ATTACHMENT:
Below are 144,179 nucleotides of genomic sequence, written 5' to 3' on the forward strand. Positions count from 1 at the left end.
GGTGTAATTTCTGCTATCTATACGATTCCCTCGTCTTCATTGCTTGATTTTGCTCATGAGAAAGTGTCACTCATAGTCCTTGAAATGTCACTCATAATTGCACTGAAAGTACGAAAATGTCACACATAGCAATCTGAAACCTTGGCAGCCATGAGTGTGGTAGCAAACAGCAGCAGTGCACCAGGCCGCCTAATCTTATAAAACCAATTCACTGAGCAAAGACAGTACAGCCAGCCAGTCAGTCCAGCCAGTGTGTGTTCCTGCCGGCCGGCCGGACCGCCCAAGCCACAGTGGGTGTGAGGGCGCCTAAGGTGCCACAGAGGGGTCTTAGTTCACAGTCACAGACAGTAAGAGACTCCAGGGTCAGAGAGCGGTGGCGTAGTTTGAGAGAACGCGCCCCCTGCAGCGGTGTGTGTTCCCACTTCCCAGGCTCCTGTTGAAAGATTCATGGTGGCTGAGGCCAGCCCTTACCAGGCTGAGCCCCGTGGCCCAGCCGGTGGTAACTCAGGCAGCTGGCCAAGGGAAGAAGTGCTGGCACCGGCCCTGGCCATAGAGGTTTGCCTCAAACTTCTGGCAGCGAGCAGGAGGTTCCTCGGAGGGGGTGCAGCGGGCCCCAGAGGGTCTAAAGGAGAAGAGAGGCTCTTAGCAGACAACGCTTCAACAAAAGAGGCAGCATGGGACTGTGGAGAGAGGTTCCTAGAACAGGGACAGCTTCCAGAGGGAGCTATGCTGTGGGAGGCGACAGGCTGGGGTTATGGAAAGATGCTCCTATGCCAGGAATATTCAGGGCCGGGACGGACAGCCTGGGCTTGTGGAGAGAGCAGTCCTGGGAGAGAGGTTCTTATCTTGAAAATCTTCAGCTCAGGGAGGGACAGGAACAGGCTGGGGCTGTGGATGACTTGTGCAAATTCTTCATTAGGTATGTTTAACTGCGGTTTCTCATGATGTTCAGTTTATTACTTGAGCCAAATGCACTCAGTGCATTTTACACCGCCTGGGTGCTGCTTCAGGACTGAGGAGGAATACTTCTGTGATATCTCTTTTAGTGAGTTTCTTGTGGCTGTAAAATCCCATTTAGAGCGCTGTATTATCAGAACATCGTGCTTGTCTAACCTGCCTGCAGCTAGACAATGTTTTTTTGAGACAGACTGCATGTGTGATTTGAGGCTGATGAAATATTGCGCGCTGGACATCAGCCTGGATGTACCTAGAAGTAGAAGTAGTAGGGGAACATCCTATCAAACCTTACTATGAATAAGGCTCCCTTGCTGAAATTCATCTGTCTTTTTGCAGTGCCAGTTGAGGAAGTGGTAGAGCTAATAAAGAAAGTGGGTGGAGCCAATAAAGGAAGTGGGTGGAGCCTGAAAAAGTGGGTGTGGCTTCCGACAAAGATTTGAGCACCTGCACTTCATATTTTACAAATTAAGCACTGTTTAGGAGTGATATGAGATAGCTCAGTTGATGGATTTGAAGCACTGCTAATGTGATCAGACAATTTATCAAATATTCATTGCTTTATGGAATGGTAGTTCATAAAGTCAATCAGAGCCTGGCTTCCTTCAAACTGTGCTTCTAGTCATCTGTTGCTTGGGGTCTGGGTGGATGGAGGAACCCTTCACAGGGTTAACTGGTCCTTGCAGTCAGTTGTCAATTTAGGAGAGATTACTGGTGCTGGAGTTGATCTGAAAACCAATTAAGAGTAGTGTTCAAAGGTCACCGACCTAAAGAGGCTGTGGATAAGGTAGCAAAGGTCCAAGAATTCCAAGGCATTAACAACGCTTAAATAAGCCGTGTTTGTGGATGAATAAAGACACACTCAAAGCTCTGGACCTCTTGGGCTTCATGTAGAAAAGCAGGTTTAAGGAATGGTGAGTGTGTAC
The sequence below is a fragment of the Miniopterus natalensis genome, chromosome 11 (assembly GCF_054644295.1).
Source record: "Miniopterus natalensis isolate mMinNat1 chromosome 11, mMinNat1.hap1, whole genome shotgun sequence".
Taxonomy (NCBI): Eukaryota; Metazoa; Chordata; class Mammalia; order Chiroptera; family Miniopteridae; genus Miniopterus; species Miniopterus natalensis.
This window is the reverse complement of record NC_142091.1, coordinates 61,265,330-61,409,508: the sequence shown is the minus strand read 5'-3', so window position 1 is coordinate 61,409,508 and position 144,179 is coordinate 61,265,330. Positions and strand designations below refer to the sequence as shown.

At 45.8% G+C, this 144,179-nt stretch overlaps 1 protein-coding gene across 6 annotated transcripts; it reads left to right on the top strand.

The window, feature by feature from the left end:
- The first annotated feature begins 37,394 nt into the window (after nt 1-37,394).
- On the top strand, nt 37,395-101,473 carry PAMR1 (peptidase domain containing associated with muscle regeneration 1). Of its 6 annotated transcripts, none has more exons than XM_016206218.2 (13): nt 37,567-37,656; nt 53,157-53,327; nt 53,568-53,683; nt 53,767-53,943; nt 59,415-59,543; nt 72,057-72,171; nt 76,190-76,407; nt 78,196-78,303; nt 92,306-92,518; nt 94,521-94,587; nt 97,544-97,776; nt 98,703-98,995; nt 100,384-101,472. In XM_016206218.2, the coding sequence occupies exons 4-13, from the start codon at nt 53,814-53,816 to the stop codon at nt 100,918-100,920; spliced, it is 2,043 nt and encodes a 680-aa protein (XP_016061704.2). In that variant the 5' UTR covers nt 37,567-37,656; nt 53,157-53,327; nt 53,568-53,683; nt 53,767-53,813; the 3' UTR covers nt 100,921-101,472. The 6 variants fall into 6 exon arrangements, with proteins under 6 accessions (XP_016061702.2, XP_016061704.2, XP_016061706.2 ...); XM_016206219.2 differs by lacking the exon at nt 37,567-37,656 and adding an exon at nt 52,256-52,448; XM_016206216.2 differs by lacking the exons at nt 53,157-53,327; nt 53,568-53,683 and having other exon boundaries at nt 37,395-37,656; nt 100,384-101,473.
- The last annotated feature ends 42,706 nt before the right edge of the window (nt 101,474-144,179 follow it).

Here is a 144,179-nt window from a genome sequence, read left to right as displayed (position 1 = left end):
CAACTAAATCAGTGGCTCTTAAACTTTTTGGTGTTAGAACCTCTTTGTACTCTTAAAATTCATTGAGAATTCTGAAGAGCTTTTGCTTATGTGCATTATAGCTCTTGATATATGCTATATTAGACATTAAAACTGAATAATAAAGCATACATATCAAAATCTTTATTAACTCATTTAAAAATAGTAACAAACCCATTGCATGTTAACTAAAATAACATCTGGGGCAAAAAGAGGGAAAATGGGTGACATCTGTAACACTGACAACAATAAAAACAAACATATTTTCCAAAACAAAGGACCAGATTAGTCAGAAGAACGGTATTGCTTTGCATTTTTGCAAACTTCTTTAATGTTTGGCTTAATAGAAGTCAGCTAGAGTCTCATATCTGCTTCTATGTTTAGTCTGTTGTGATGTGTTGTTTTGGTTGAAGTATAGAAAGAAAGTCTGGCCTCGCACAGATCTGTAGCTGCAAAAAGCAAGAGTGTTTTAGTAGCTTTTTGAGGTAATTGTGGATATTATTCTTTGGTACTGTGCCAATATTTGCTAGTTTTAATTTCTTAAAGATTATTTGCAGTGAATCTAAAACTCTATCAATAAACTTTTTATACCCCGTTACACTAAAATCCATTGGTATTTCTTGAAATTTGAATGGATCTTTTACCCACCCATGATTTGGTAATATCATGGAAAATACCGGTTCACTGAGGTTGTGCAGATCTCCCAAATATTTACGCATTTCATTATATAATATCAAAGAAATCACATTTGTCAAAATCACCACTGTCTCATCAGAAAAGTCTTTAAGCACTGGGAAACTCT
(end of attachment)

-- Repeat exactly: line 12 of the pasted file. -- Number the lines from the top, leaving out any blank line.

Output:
Here is a 144,179-nt window from a genome sequence, read left to right as displayed (position 1 = left end):